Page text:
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  1. chillinwill
    A COUPLE who were allegedly selling the leaves of a common and legally grown plant will face drug charges in a West Australian court.

    Police say the 40-year-old man and his 37-year-old wife, from Thornlie in Perth's east, were caught with more than 30kg of khat after a search of their home this week.

    Officers raided the home after the discovery of 7.5kg of khat in three parcels being sent to the couple by post.

    Another 25kg of the plant was found in the home, along with an amount of cash, police spokesman Sergeant Greg Lambert said.

    Sgt Lambert said that while growing khat in Australia was legal, removing and using the leaves was not.

    He said the plant, which is chewed as a stimulant in many areas of eastern Africa, is common in Perth, particularly in the western suburbs.

    "It grows legally, but cultivating its leaves is illegal," Sgt Lambert.

    "We have dealt with quite a few cases of trespass where people have scaled fences or gone onto properties to try to grab the plant's leaves."

    He said the Thornlie case was unusual because of the large amount involved.

    Both of the accused have been charged with attempting to possess a prohibited drug with intent to sell or supply, possession with intent to sell or supply and unlawful possession.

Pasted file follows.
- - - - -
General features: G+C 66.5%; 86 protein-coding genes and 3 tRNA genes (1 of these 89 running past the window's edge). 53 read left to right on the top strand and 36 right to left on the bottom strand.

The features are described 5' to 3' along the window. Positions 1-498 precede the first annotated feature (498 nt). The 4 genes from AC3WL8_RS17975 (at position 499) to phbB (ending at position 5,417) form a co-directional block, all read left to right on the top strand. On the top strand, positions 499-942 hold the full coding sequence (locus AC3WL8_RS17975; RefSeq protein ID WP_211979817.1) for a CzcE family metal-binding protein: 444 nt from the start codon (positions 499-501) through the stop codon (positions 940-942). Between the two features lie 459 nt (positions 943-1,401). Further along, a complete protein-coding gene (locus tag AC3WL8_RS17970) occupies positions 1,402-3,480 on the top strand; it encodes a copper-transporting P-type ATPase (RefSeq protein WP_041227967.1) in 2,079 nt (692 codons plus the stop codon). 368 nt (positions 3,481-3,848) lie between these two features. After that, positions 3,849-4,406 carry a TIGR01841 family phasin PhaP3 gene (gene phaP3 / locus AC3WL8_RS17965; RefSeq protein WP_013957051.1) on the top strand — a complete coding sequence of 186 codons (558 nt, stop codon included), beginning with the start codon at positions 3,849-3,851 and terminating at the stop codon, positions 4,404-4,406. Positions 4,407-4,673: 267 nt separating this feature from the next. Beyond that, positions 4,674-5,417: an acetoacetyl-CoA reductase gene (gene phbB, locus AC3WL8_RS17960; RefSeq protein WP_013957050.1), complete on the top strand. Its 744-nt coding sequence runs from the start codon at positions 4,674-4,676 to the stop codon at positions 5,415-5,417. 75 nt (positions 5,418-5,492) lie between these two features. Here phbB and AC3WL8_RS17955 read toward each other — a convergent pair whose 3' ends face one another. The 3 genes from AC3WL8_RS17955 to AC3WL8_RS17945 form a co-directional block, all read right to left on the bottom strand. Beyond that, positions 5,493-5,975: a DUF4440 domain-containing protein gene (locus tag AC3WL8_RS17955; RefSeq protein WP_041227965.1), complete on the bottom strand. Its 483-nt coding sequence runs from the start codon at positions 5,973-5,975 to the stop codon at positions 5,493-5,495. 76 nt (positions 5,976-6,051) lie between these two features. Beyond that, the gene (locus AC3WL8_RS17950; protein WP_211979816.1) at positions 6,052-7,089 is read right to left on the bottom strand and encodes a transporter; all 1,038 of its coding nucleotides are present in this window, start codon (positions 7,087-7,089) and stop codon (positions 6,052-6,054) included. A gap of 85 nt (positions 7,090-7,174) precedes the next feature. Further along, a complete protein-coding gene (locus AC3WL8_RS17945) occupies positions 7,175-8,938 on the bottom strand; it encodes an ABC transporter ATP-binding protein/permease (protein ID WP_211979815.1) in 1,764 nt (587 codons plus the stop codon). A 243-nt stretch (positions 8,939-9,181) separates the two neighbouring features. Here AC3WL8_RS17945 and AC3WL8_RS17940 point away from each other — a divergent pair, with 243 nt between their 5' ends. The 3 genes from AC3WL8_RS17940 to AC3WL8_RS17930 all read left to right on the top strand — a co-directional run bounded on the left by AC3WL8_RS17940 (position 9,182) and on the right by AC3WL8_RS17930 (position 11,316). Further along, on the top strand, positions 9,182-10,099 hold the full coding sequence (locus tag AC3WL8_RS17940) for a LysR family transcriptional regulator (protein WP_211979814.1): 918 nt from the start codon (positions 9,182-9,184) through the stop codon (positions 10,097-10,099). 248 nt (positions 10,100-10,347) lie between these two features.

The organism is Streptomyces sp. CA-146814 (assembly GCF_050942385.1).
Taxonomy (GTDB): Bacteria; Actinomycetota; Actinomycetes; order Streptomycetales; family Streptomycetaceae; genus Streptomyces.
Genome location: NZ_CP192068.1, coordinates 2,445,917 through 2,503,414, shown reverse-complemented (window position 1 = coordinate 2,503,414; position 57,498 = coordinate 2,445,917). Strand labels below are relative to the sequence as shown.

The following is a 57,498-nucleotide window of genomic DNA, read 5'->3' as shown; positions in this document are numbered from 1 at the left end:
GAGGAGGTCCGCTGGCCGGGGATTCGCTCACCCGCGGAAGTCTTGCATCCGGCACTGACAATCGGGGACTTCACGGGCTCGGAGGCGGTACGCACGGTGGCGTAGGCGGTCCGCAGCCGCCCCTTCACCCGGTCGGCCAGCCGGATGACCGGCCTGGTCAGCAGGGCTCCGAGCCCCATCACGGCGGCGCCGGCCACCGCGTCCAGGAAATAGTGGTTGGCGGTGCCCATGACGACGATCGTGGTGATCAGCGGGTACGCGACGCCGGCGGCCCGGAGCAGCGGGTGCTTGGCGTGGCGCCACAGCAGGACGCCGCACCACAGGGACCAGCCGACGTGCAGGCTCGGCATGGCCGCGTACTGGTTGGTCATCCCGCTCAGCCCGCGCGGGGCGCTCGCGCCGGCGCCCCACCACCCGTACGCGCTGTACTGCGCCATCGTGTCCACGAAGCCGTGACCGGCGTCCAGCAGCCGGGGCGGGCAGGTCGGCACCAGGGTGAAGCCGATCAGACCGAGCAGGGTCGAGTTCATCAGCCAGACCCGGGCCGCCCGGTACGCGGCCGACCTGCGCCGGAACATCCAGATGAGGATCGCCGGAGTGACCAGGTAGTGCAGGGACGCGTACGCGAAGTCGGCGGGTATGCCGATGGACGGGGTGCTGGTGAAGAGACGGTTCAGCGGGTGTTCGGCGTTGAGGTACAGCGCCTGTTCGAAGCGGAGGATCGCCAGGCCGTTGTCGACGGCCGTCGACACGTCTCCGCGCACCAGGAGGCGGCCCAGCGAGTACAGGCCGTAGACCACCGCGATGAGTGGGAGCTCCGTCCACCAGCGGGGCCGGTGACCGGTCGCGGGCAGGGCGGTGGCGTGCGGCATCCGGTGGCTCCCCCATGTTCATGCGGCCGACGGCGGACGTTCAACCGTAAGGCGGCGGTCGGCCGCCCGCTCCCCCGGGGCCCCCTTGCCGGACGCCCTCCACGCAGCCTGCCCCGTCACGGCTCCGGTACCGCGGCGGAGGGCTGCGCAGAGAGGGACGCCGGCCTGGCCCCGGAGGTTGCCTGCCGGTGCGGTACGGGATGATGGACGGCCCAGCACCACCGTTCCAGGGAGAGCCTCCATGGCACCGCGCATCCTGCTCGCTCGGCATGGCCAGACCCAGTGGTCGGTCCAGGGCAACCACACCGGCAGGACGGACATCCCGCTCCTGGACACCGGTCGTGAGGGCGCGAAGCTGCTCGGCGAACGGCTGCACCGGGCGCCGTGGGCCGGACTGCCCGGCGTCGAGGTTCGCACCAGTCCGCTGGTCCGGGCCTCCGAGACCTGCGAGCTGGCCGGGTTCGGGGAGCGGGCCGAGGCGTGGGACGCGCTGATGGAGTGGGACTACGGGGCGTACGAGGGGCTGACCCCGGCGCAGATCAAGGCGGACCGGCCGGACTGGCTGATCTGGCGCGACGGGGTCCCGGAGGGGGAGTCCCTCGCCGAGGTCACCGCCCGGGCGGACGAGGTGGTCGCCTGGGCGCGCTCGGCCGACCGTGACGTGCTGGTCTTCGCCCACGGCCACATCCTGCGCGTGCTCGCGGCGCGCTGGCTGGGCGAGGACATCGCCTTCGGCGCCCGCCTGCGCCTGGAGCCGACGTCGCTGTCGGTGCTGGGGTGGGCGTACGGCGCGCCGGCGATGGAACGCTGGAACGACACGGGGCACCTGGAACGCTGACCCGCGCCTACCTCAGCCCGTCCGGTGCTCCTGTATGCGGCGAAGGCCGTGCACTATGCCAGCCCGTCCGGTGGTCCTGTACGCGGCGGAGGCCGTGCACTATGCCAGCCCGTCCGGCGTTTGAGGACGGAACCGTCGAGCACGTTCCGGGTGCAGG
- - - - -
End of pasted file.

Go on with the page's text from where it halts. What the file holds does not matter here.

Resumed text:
They were bailed to appear in Armadale Magistrates Court on December 3.

    Wikipedia says khat is native to east Africa and the Arabian peninsula and is also known as qat, qaat, quat, gat, jaad, chat, chad, chaad and miraa, depending on the country in which it is found.

    Containing the active agents cathinone and cathine, it remains legal in the UK but is banned throughout Europe and north America, Cathinone is a prohibited drug in Australia, while cathine is restricted to prescription use or supply by a doctor.

    According to a BBC report on the drug, khat users say the substance gives them a mellow high, while some describe it as a cross between cannabis and cocaine.

    Students and taxi drivers say its stimulatory effects enable them to stay awake during long hours of work.

    November 18, 2009
    Adelaide Now
    http://www.news.com.au/adelaidenow/story/0,22606,26367345-5007060,00.html

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